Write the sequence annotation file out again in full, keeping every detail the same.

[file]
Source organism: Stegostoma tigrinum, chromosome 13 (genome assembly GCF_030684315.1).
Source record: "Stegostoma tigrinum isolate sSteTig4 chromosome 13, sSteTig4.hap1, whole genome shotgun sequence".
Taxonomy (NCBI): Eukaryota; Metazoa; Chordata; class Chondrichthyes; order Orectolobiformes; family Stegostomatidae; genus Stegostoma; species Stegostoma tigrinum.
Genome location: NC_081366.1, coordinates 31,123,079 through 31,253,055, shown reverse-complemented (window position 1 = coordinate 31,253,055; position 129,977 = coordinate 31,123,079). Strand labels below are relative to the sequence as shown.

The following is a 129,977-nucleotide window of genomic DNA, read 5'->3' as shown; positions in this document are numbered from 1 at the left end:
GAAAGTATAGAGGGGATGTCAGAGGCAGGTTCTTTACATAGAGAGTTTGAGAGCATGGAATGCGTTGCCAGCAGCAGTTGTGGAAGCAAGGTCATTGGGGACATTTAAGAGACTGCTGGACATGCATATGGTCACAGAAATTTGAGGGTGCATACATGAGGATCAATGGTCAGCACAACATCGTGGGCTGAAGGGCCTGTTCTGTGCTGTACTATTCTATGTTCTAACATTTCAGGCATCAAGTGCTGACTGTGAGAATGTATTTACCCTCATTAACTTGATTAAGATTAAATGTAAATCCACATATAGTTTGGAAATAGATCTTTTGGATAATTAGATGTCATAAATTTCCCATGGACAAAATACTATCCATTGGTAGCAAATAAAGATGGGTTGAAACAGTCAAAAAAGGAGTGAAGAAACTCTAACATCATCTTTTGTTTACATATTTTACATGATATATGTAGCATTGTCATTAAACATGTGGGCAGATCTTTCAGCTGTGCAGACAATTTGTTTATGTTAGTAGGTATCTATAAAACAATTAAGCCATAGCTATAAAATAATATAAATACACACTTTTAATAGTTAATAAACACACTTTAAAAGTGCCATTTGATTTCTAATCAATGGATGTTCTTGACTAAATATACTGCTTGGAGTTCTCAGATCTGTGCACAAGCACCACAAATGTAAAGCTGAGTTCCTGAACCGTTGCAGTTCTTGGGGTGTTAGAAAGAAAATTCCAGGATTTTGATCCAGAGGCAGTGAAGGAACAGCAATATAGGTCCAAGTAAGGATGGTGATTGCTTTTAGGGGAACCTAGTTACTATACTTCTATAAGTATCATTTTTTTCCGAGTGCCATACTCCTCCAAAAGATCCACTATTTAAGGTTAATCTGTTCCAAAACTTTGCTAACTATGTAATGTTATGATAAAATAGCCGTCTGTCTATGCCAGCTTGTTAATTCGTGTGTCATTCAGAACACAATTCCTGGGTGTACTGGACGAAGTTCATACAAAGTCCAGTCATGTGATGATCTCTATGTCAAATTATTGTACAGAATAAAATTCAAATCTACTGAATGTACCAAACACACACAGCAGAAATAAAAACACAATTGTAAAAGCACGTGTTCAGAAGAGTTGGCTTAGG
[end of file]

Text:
Source organism: Stegostoma tigrinum, chromosome 13 (genome assembly GCF_030684315.1).
Source record: "Stegostoma tigrinum isolate sSteTig4 chromosome 13, sSteTig4.hap1, whole genome shotgun sequence".
Taxonomy (NCBI): Eukaryota; Metazoa; Chordata; class Chondrichthyes; order Orectolobiformes; family Stegostomatidae; genus Stegostoma; species Stegostoma tigrinum.
Genome location: NC_081366.1, coordinates 31,123,079 through 31,253,055, shown reverse-complemented (window position 1 = coordinate 31,253,055; position 129,977 = coordinate 31,123,079). Strand labels below are relative to the sequence as shown.

The following is a 129,977-nucleotide window of genomic DNA, read 5'->3' as shown; positions in this document are numbered from 1 at the left end:
GAAAGTATAGAGGGGATGTCAGAGGCAGGTTCTTTACATAGAGAGTTTGAGAGCATGGAATGCGTTGCCAGCAGCAGTTGTGGAAGCAAGGTCATTGGGGACATTTAAGAGACTGCTGGACATGCATATGGTCACAGAAATTTGAGGGTGCATACATGAGGATCAATGGTCAGCACAACATCGTGGGCTGAAGGGCCTGTTCTGTGCTGTACTATTCTATGTTCTAACATTTCAGGCATCAAGTGCTGACTGTGAGAATGTATTTACCCTCATTAACTTGATTAAGATTAAATGTAAATCCACATATAGTTTGGAAATAGATCTTTTGGATAATTAGATGTCATAAATTTCCCATGGACAAAATACTATCCATTGGTAGCAAATAAAGATGGGTTGAAACAGTCAAAAAAGGAGTGAAGAAACTCTAACATCATCTTTTGTTTACATATTTTACATGATATATGTAGCATTGTCATTAAACATGTGGGCAGATCTTTCAGCTGTGCAGACAATTTGTTTATGTTAGTAGGTATCTATAAAACAATTAAGCCATAGCTATAAAATAATATAAATACACACTTTTAATAGTTAATAAACACACTTTAAAAGTGCCATTTGATTTCTAATCAATGGATGTTCTTGACTAAATATACTGCTTGGAGTTCTCAGATCTGTGCACAAGCACCACAAATGTAAAGCTGAGTTCCTGAACCGTTGCAGTTCTTGGGGTGTTAGAAAGAAAATTCCAGGATTTTGATCCAGAGGCAGTGAAGGAACAGCAATATAGGTCCAAGTAAGGATGGTGATTGCTTTTAGGGGAACCTAGTTACTATACTTCTATAAGTATCATTTTTTTCCGAGTGCCATACTCCTCCAAAAGATCCACTATTTAAGGTTAATCTGTTCCAAAACTTTGCTAACTATGTAATGTTATGATAAAATAGCCGTCTGTCTATGCCAGCTTGTTAATTCGTGTGTCATTCAGAACACAATTCCTGGGTGTACTGGACGAAGTTCATACAAAGTCCAGTCATGTGATGATCTCTATGTCAAATTATTGTACAGAATAAAATTCAAATCTACTGAATGTACCAAACACACACAGCAGAAATAAAAACACAATTGTAAAAGCACGTGTTCAGAAGAGTTGGCTTAGG